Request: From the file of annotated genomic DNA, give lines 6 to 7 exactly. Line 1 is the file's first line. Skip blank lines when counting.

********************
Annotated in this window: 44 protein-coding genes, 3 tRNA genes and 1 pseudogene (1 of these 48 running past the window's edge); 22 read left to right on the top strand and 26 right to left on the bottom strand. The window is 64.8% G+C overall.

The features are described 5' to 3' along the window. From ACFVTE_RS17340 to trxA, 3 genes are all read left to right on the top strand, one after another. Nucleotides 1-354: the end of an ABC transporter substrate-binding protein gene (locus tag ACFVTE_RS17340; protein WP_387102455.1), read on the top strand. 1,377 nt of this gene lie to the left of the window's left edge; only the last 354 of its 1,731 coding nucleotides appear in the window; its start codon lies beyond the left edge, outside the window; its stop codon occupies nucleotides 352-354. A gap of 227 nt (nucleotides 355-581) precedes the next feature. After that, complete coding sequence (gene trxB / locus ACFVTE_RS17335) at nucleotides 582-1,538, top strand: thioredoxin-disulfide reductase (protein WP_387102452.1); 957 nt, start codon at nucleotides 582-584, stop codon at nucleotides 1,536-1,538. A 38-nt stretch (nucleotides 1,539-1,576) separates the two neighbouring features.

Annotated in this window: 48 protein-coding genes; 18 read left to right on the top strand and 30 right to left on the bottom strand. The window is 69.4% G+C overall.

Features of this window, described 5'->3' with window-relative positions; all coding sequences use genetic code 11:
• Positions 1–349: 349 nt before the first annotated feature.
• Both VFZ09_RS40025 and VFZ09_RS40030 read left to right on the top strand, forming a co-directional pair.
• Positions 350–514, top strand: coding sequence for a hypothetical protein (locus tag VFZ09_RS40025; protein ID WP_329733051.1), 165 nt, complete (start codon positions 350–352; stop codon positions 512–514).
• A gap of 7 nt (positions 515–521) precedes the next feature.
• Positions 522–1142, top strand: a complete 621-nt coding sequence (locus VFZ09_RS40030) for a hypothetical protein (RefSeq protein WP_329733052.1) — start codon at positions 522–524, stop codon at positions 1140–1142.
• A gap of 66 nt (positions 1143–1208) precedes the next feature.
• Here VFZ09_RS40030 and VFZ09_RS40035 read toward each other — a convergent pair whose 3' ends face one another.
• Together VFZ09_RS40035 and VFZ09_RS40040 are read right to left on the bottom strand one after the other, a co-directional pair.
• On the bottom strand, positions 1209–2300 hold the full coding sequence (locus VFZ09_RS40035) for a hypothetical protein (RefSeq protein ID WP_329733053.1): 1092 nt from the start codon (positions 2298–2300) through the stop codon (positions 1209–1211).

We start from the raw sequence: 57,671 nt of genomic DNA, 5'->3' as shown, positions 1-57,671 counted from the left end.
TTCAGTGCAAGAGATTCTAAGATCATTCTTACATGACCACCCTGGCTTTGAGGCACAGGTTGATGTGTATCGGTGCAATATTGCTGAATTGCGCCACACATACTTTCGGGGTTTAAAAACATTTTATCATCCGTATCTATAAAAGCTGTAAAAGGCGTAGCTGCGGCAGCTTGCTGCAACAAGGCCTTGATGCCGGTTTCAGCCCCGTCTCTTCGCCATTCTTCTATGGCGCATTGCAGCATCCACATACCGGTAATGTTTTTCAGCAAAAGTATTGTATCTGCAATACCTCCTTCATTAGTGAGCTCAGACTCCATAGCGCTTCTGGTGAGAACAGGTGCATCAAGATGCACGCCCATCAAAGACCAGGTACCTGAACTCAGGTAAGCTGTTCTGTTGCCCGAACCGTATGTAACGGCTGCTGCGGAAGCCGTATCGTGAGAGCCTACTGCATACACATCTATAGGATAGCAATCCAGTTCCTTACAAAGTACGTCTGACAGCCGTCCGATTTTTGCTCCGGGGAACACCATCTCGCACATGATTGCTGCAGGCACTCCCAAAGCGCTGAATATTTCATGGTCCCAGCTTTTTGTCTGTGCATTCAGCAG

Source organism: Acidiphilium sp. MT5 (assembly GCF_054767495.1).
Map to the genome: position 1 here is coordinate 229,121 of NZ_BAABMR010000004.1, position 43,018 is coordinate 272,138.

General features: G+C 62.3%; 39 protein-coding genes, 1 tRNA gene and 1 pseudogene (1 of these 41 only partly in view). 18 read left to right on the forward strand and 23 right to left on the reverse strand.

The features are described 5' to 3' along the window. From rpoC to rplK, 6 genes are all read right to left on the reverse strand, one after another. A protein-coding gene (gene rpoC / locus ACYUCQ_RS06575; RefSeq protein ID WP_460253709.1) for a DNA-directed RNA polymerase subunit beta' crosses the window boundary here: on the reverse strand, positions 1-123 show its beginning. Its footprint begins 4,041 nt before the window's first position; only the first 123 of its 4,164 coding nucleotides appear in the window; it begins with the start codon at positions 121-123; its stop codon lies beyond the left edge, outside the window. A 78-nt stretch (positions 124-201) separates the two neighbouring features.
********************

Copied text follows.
• Both VFZ09_RS40025 and VFZ09_RS40030 read left to right on the top strand, forming a co-directional pair.
• Positions 350–514, top strand: coding sequence for a hypothetical protein (locus tag VFZ09_RS40025; protein ID WP_329733051.1), 165 nt, complete (start codon positions 350–352; stop codon positions 512–514).